In National Novel Writing Month there’s one challenge; writing 50,000 words in one month. The thing is, there are so many different ways to get that done and so many ways to prepare for it. I’m going to go through a couple of them, including mine. This is all based on my experience and something which I’m sure will differ from person to person. One of the great things about being a writer is that it’s all so varied how we go about the process.
TEAM PLOTTER VERSUS TEAM PANTSER
Versus may be a bit of a misnomer, but if there’s anything close to a divide in NaNoWriMo writers, it seems to be those with a plan and those drawing on raw inspiration and panic.
Plotters are people who plan in advance what they’re going to do and at an extreme level they have character studies, scene breakdowns and the like. They might already have a draft done which they’re reworking or know this is their time to set out a new draft.
Pantsers fly by the seat of their pants. They may enter with a rough idea but for the most part they’ll be entering each day with a rough plan, drawing from plot generators or letting the characters and events lead the way in their story.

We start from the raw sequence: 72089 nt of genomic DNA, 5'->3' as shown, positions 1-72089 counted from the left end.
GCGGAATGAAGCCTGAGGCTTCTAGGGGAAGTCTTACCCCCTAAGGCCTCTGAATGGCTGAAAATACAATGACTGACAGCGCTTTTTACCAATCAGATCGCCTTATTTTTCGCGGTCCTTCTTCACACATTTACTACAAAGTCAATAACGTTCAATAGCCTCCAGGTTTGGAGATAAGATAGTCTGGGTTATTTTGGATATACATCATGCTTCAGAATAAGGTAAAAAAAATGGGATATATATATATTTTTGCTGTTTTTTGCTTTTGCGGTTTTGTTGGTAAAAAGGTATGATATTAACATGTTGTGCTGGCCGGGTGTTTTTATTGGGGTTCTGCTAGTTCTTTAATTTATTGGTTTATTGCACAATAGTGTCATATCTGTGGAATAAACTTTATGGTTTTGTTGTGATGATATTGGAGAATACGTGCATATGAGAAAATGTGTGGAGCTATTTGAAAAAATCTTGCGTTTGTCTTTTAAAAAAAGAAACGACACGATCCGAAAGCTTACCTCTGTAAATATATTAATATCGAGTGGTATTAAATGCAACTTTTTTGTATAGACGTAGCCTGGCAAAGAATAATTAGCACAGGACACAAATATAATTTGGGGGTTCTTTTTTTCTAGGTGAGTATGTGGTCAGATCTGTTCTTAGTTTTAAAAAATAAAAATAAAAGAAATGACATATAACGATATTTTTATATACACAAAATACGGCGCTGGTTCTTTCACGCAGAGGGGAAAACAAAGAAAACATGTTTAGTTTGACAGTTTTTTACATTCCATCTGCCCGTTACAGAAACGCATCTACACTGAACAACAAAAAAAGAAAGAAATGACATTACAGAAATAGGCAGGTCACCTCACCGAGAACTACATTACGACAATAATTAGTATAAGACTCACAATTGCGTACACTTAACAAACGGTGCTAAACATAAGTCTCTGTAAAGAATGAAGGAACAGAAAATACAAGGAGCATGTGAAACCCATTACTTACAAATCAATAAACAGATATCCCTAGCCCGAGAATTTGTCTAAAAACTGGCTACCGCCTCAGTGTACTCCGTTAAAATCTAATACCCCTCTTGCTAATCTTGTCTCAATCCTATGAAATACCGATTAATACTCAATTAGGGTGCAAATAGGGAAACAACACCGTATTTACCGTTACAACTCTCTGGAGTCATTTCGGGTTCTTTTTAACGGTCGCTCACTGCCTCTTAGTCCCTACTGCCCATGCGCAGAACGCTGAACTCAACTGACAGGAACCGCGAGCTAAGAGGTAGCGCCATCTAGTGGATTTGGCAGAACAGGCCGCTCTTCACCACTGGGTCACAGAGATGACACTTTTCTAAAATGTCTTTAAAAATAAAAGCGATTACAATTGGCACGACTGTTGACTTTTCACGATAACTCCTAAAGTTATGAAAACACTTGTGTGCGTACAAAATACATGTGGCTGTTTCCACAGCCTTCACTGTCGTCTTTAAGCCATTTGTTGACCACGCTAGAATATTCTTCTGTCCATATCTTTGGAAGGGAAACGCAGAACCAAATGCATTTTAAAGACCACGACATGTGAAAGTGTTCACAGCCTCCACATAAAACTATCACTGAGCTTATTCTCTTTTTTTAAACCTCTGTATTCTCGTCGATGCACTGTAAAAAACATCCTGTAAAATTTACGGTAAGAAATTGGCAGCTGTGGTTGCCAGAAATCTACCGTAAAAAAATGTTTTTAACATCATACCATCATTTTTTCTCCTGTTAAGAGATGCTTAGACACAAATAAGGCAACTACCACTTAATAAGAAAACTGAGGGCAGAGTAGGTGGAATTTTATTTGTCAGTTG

Despite being a fan of arbitrary and unnecessary warring over things, this is actually more of a scale than anything else. As someone firmly in the plotting camp, I still plan events out with enough room for change if the characters surprise me once I’m writing. This happens to me most years; I come up with an outline and design for a character and once I’m in their skin and writing their behaviour then things change. I guess that’s like an actor taking on a scripted role and making it their own. Still, I like some leeway for that and for the events themselves to change, even if I know the main action in the scene. As an example, in my NaNoWriMo 2012, a heist story, I killed a couple more cast members than I intended and shocked myself with the turn of events. In my first NaNoWriMo I had a realisation maybe half way through the book that the genre was actually horror, something I hadn’t gone in expecting at all.
This late in October, if you’ve not actually figured out what you’re writing then you’re probably one of these guys. That’s okay, especially if you have a community on or offline who can help throw random pieces of inspiration at you from time to time.